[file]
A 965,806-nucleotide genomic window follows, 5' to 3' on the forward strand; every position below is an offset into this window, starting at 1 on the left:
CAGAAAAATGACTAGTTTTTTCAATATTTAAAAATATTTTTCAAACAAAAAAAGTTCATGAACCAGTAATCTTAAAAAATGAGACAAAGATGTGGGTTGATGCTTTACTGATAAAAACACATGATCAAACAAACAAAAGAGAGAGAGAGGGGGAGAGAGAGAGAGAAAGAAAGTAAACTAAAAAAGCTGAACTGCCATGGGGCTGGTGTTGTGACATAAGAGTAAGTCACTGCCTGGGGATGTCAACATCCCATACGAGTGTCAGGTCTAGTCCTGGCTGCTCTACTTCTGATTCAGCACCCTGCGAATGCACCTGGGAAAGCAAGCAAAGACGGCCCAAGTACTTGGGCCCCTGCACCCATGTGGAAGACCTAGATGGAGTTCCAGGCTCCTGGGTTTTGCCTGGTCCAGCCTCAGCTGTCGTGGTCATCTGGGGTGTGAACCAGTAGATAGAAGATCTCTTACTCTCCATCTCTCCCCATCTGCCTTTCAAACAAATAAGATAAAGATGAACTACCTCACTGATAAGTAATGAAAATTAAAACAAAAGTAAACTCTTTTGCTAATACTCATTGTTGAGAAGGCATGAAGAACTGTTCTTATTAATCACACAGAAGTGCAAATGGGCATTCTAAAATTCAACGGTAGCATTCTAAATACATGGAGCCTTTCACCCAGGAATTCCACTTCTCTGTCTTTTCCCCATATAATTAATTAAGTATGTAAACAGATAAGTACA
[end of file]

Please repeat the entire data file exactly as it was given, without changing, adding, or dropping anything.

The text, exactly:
A 965,806-nucleotide genomic window follows, 5' to 3' on the forward strand; every position below is an offset into this window, starting at 1 on the left:
CAGAAAAATGACTAGTTTTTTCAATATTTAAAAATATTTTTCAAACAAAAAAAGTTCATGAACCAGTAATCTTAAAAAATGAGACAAAGATGTGGGTTGATGCTTTACTGATAAAAACACATGATCAAACAAACAAAAGAGAGAGAGAGGGGGAGAGAGAGAGAGAAAGAAAGTAAACTAAAAAAGCTGAACTGCCATGGGGCTGGTGTTGTGACATAAGAGTAAGTCACTGCCTGGGGATGTCAACATCCCATACGAGTGTCAGGTCTAGTCCTGGCTGCTCTACTTCTGATTCAGCACCCTGCGAATGCACCTGGGAAAGCAAGCAAAGACGGCCCAAGTACTTGGGCCCCTGCACCCATGTGGAAGACCTAGATGGAGTTCCAGGCTCCTGGGTTTTGCCTGGTCCAGCCTCAGCTGTCGTGGTCATCTGGGGTGTGAACCAGTAGATAGAAGATCTCTTACTCTCCATCTCTCCCCATCTGCCTTTCAAACAAATAAGATAAAGATGAACTACCTCACTGATAAGTAATGAAAATTAAAACAAAAGTAAACTCTTTTGCTAATACTCATTGTTGAGAAGGCATGAAGAACTGTTCTTATTAATCACACAGAAGTGCAAATGGGCATTCTAAAATTCAACGGTAGCATTCTAAATACATGGAGCCTTTCACCCAGGAATTCCACTTCTCTGTCTTTTCCCCATATAATTAATTAAGTATGTAAACAGATAAGTACA